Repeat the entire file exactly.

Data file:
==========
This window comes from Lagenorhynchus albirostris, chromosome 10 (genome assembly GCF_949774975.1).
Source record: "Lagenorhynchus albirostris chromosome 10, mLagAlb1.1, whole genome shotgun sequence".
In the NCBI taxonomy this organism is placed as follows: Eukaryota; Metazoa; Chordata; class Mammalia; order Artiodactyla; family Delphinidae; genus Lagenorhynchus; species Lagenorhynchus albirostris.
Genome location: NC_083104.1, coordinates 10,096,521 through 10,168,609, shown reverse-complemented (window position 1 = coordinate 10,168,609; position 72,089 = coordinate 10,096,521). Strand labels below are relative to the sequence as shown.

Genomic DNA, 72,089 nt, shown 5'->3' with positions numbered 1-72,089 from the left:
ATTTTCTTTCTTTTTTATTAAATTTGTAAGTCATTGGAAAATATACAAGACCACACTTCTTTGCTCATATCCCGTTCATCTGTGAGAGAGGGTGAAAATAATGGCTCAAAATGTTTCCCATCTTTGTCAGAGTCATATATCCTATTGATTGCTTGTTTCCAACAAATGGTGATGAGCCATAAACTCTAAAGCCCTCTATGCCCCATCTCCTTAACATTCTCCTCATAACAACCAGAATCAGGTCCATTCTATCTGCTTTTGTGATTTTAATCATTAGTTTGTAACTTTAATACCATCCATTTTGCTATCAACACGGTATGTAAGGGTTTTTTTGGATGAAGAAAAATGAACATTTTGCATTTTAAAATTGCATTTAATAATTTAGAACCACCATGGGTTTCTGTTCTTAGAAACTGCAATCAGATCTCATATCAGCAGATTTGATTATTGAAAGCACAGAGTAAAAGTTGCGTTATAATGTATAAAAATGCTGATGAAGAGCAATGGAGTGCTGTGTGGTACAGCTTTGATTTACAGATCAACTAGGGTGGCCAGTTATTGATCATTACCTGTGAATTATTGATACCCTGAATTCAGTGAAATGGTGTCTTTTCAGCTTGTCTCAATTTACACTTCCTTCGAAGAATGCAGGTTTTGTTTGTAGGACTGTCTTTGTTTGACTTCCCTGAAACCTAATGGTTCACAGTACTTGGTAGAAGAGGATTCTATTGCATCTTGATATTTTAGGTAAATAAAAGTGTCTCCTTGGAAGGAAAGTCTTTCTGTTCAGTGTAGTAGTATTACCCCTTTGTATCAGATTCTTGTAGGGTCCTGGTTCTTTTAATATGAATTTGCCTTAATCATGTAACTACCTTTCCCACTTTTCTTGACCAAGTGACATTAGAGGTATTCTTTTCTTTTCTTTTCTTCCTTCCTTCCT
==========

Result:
This window comes from Lagenorhynchus albirostris, chromosome 10 (genome assembly GCF_949774975.1).
Source record: "Lagenorhynchus albirostris chromosome 10, mLagAlb1.1, whole genome shotgun sequence".
In the NCBI taxonomy this organism is placed as follows: Eukaryota; Metazoa; Chordata; class Mammalia; order Artiodactyla; family Delphinidae; genus Lagenorhynchus; species Lagenorhynchus albirostris.
Genome location: NC_083104.1, coordinates 10,096,521 through 10,168,609, shown reverse-complemented (window position 1 = coordinate 10,168,609; position 72,089 = coordinate 10,096,521). Strand labels below are relative to the sequence as shown.

Genomic DNA, 72,089 nt, shown 5'->3' with positions numbered 1-72,089 from the left:
ATTTTCTTTCTTTTTTATTAAATTTGTAAGTCATTGGAAAATATACAAGACCACACTTCTTTGCTCATATCCCGTTCATCTGTGAGAGAGGGTGAAAATAATGGCTCAAAATGTTTCCCATCTTTGTCAGAGTCATATATCCTATTGATTGCTTGTTTCCAACAAATGGTGATGAGCCATAAACTCTAAAGCCCTCTATGCCCCATCTCCTTAACATTCTCCTCATAACAACCAGAATCAGGTCCATTCTATCTGCTTTTGTGATTTTAATCATTAGTTTGTAACTTTAATACCATCCATTTTGCTATCAACACGGTATGTAAGGGTTTTTTTGGATGAAGAAAAATGAACATTTTGCATTTTAAAATTGCATTTAATAATTTAGAACCACCATGGGTTTCTGTTCTTAGAAACTGCAATCAGATCTCATATCAGCAGATTTGATTATTGAAAGCACAGAGTAAAAGTTGCGTTATAATGTATAAAAATGCTGATGAAGAGCAATGGAGTGCTGTGTGGTACAGCTTTGATTTACAGATCAACTAGGGTGGCCAGTTATTGATCATTACCTGTGAATTATTGATACCCTGAATTCAGTGAAATGGTGTCTTTTCAGCTTGTCTCAATTTACACTTCCTTCGAAGAATGCAGGTTTTGTTTGTAGGACTGTCTTTGTTTGACTTCCCTGAAACCTAATGGTTCACAGTACTTGGTAGAAGAGGATTCTATTGCATCTTGATATTTTAGGTAAATAAAAGTGTCTCCTTGGAAGGAAAGTCTTTCTGTTCAGTGTAGTAGTATTACCCCTTTGTATCAGATTCTTGTAGGGTCCTGGTTCTTTTAATATGAATTTGCCTTAATCATGTAACTACCTTTCCCACTTTTCTTGACCAAGTGACATTAGAGGTATTCTTTTCTTTTCTTTTCTTCCTTCCTTCCT